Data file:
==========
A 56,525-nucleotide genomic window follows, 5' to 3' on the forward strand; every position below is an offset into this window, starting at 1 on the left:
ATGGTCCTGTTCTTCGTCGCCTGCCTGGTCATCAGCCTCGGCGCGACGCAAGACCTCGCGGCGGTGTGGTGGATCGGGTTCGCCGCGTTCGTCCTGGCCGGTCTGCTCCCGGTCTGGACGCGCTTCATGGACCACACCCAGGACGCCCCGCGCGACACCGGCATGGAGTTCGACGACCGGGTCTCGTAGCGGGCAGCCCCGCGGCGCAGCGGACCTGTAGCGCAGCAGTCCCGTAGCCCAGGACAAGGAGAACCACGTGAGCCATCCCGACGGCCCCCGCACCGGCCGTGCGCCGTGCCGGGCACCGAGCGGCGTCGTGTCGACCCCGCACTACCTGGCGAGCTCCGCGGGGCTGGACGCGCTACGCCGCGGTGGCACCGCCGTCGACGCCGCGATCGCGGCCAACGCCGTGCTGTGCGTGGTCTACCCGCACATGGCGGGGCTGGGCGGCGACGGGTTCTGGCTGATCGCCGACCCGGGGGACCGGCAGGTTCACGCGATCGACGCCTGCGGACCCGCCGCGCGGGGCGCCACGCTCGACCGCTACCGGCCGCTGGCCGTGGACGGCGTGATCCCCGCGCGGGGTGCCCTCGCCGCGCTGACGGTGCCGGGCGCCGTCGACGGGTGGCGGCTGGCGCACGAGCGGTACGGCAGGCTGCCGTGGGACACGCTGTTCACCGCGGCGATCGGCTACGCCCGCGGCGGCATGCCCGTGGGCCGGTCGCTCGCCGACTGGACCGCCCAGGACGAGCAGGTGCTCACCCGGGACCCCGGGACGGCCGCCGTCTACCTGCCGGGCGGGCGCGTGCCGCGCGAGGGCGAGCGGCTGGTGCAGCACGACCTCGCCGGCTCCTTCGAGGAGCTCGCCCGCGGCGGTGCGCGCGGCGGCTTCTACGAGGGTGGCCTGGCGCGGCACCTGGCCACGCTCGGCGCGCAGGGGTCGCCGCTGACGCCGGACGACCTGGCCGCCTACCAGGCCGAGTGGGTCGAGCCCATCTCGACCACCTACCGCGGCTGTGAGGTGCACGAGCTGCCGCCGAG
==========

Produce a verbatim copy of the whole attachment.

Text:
A 56,525-nucleotide genomic window follows, 5' to 3' on the forward strand; every position below is an offset into this window, starting at 1 on the left:
ATGGTCCTGTTCTTCGTCGCCTGCCTGGTCATCAGCCTCGGCGCGACGCAAGACCTCGCGGCGGTGTGGTGGATCGGGTTCGCCGCGTTCGTCCTGGCCGGTCTGCTCCCGGTCTGGACGCGCTTCATGGACCACACCCAGGACGCCCCGCGCGACACCGGCATGGAGTTCGACGACCGGGTCTCGTAGCGGGCAGCCCCGCGGCGCAGCGGACCTGTAGCGCAGCAGTCCCGTAGCCCAGGACAAGGAGAACCACGTGAGCCATCCCGACGGCCCCCGCACCGGCCGTGCGCCGTGCCGGGCACCGAGCGGCGTCGTGTCGACCCCGCACTACCTGGCGAGCTCCGCGGGGCTGGACGCGCTACGCCGCGGTGGCACCGCCGTCGACGCCGCGATCGCGGCCAACGCCGTGCTGTGCGTGGTCTACCCGCACATGGCGGGGCTGGGCGGCGACGGGTTCTGGCTGATCGCCGACCCGGGGGACCGGCAGGTTCACGCGATCGACGCCTGCGGACCCGCCGCGCGGGGCGCCACGCTCGACCGCTACCGGCCGCTGGCCGTGGACGGCGTGATCCCCGCGCGGGGTGCCCTCGCCGCGCTGACGGTGCCGGGCGCCGTCGACGGGTGGCGGCTGGCGCACGAGCGGTACGGCAGGCTGCCGTGGGACACGCTGTTCACCGCGGCGATCGGCTACGCCCGCGGCGGCATGCCCGTGGGCCGGTCGCTCGCCGACTGGACCGCCCAGGACGAGCAGGTGCTCACCCGGGACCCCGGGACGGCCGCCGTCTACCTGCCGGGCGGGCGCGTGCCGCGCGAGGGCGAGCGGCTGGTGCAGCACGACCTCGCCGGCTCCTTCGAGGAGCTCGCCCGCGGCGGTGCGCGCGGCGGCTTCTACGAGGGTGGCCTGGCGCGGCACCTGGCCACGCTCGGCGCGCAGGGGTCGCCGCTGACGCCGGACGACCTGGCCGCCTACCAGGCCGAGTGGGTCGAGCCCATCTCGACCACCTACCGCGGCTGTGAGGTGCACGAGCTGCCGCCGAG